Thursday 18 February – Waitangi Treaty Ground, Kerikeri and Island Life
A very slow start today with hubby sleeping until about 9 am. It’s well after 10:30 before we get in to Paihia to replenish the cash supplies which were depleted last night after paying cash for the cultural show.
It’s a pretty miserable though warm day today. Humid and raining on and off. The tail of a cyclone is giving the north a bit of a lashing. The brilliant blue of the bay is a thing of the past and the water has turned a golden green colour as the churning water has stirred up the sand. The beach across from the long rows of tourist accommodation is a continual parade of dumping waves. Although it’s hot the beach doesn’t look at all inviting.
In Paihia township we wander about checking the place out. Wander over to the i-site and pick up some brochures. Although it’s nearing lunch time we head on over to the Waitangi Treaty ground so we can be in time for the tours.
Arriving at the Treaty Ground we are impressed by the grand entry ways and gardens. As a physical space the entire compound is befitting of its historical significance. After some initial procrastination we opt for the Treaty House Treasures tour that only runs once per day at 12:30 and the Walking with Nature tour who’s second and last tour of the day is at 2pm.
First things first we inspect the facilities. Very impressive I have to say. Not often you feel moved to photograph the toilets!
We’re ravenously hungry so pop down to the off site café to grab a bit before going to join the tour. We ask the guy behind the counter if we have time to order the fush and chups (their spelling) and the cornucopia. We are advised that they take about 15 mins and we’d be the only order in the kitchen at the moment. Tight but should be OK so we go ahead. Half an hour later we are still waiting. Forget the tour. The Owner/Manager of the café does her best to help out, rings the tour centre etc. It’s all a big stuff up. We’re not that fussed. We can consider it a donation to a worthy cause.
We head up to the treaty house past the big waka down by Hobson’s beach and the girl there ends up sending us back down to the entry gates to sort things out. Having missed the only treasures tour for the day we switch to the cultural performance Kapa Haka which pretty much backs onto the Walking with Nature tour.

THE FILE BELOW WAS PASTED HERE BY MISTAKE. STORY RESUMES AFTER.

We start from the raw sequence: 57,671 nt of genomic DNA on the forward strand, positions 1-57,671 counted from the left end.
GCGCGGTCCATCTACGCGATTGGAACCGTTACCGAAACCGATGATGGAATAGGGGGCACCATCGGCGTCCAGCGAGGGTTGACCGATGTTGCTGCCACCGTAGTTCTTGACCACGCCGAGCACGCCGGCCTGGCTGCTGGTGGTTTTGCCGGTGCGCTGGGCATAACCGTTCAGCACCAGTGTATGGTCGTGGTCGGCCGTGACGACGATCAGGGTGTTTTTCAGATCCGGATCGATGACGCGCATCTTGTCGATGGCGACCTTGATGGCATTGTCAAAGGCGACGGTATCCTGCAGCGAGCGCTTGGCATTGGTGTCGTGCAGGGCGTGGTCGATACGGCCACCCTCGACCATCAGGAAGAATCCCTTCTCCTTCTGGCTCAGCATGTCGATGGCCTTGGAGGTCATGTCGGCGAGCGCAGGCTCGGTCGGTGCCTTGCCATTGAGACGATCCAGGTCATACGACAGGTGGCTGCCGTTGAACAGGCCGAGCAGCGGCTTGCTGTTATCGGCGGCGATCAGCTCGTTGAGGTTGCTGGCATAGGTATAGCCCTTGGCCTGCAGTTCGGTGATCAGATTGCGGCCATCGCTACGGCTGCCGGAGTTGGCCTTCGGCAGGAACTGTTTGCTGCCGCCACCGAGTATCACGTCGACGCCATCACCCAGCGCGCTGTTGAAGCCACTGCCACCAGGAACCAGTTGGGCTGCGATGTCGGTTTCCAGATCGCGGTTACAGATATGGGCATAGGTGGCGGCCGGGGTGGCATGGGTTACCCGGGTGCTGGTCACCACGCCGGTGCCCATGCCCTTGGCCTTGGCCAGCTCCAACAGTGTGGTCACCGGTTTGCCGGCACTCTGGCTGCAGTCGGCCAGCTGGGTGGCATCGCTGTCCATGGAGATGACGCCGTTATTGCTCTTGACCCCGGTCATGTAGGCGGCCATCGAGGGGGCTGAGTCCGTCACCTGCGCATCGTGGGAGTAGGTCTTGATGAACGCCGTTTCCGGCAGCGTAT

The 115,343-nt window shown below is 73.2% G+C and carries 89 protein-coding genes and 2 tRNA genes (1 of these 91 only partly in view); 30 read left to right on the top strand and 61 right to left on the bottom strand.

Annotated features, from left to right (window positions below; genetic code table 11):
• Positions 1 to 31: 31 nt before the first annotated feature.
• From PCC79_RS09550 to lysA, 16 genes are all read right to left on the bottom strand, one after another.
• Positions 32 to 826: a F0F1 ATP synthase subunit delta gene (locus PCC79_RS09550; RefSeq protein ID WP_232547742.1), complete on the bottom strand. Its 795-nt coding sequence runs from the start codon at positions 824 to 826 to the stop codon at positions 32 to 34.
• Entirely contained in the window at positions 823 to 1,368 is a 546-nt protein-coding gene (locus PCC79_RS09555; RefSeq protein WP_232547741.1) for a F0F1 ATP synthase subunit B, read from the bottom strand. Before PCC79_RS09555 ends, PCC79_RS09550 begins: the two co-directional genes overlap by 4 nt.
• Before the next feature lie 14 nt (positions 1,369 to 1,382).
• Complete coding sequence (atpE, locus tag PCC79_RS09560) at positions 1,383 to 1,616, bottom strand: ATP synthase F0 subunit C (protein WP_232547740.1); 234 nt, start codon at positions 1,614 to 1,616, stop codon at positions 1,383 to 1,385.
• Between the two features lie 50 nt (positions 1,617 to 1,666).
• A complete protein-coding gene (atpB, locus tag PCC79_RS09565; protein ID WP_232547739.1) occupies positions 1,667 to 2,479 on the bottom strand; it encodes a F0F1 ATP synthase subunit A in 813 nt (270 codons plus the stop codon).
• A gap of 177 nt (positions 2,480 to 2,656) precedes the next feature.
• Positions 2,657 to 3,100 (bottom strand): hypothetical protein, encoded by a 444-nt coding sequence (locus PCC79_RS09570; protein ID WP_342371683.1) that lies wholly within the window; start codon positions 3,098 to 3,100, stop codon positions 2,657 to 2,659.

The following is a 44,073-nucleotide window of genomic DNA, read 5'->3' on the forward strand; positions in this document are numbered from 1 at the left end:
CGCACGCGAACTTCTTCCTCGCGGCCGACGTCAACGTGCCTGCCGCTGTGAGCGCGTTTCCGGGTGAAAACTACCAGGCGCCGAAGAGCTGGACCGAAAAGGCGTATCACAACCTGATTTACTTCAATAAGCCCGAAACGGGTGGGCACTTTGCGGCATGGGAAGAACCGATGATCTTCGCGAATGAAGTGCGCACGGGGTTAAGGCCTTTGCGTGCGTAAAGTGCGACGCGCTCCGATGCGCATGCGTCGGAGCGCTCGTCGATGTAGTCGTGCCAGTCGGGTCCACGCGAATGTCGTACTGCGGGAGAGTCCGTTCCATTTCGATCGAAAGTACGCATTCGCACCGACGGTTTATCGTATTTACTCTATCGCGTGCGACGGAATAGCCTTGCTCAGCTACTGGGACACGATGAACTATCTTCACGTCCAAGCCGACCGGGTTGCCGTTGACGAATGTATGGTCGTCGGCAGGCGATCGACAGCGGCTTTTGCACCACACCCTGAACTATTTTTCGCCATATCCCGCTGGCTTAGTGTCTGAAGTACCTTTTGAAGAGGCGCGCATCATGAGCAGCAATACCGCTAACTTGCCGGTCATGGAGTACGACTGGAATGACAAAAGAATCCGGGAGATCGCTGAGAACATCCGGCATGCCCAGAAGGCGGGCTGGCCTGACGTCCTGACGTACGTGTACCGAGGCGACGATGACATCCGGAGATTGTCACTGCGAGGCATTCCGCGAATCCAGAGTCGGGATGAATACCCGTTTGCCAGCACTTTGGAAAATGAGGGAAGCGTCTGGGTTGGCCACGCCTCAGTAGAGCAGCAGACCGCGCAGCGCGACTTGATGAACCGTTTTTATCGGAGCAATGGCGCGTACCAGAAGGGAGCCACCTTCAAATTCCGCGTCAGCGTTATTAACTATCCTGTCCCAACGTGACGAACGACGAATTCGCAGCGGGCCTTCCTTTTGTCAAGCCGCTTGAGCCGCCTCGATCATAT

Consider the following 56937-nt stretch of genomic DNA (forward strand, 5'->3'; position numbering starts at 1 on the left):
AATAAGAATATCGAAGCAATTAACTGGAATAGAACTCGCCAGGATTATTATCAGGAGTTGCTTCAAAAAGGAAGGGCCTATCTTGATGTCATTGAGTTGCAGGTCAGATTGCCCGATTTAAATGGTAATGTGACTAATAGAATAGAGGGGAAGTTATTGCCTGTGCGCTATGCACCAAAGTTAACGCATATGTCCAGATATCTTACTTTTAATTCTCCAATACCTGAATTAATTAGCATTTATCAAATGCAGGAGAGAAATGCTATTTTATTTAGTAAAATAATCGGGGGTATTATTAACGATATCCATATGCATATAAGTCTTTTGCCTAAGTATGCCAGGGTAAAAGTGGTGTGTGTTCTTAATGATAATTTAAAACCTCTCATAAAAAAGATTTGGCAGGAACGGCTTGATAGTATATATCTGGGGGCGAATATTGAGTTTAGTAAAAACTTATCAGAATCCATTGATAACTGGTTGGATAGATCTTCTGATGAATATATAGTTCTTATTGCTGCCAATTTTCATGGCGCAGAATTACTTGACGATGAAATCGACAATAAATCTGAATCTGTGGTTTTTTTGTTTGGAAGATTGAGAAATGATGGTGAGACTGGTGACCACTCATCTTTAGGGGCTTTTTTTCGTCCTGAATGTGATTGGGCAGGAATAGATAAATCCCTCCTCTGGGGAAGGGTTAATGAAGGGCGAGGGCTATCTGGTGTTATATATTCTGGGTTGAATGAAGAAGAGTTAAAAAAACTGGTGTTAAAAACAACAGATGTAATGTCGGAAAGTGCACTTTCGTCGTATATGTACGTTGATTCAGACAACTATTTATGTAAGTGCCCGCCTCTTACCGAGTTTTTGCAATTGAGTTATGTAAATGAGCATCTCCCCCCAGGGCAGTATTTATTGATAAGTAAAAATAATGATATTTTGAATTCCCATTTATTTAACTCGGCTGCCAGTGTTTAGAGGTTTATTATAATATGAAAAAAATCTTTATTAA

The Kapa Haka is a performance by mostly very young people. It is enjoyable and covers the usual territory. Singing Maori Songs, poi, stick games, and there’s an audience participation section where the men from the audience get to learn a little bit of haka. This is of course very amusing. The session closes with a question and answer section which today included some questions about moku and why don’t these young men have any Maori tattoos. As a whole the session can’t compete with the Culture North show last night, but then it’s only ¼ of the price too.
Straight from the show to meet our guide for the walk. We emerge into the pathways leading down from the entrance. It is a series of raised wooden walkways through some nice indigenous vegetation. Lovely.
It’s drizzling rain and off and on during the tour the precipitation gets heavier finally driving us under cover, when we’d just about finished. The patch of forest we walk through is very nice. Lots of tree ferns and several reasonable sized trees. Large Manuka (pronounced MAH- nooka) trees as well. I am a bit dubious about some things mentioned on this tour as they didn’t quite gel with information provided in other places. It refreshed my memory about kawakawa plants and the medicinal uses of the leaves, and medicinal tea, pain killing properties of the leaves and usefulness as a bandage for wounds. Our guide has a nasty scar where he was hurt as a child and his mother treated him with kawakawa. It must do the trick, as it must have been a nasty wound.
By three oclock we’re pretty much done for the day and decide to come back tomorrow afternoon if we want to. For now we feel like a change of scene. We’re off to Kerikeri. We’re quite surprised to find that kerikeri is quite a big place. Much bigger than Paihia. Prosperous looking. Very congested traffic. Significant roadway infrastructure in the areas immediately approaching the town. We persevere through the traffic and find our way to the Stone Store. This is in a very nice little area with picnic tables and grassed areas. Somehow we’ve taken the less convenient route that parks outside Rewa’s village. Consequently we need to wander across the creek to get to the stone store.
There are a lot of red billed gulls hanging around including one recently fledged chick that is concentrating on making it’s parent birds’ life a misery.. begging continually and chasing the older bird hither and non.
The Stone Store itself is very interesting and has done a great job of displaying the sort of wares that would have been for sale in days gone by. Well above average.
In the next room there is a range of souvenir products and one thing catches my eye. On a shelf with a number of cookbooks for sale is one all about the Pavlova wars! Yes, a whole, 189 page fully referenced hardcover book about the history of Pavlova and the arguments between Australia and New Zealand about where Pavlova originated. Good heavens. This is where the commentary is likely to become controversial!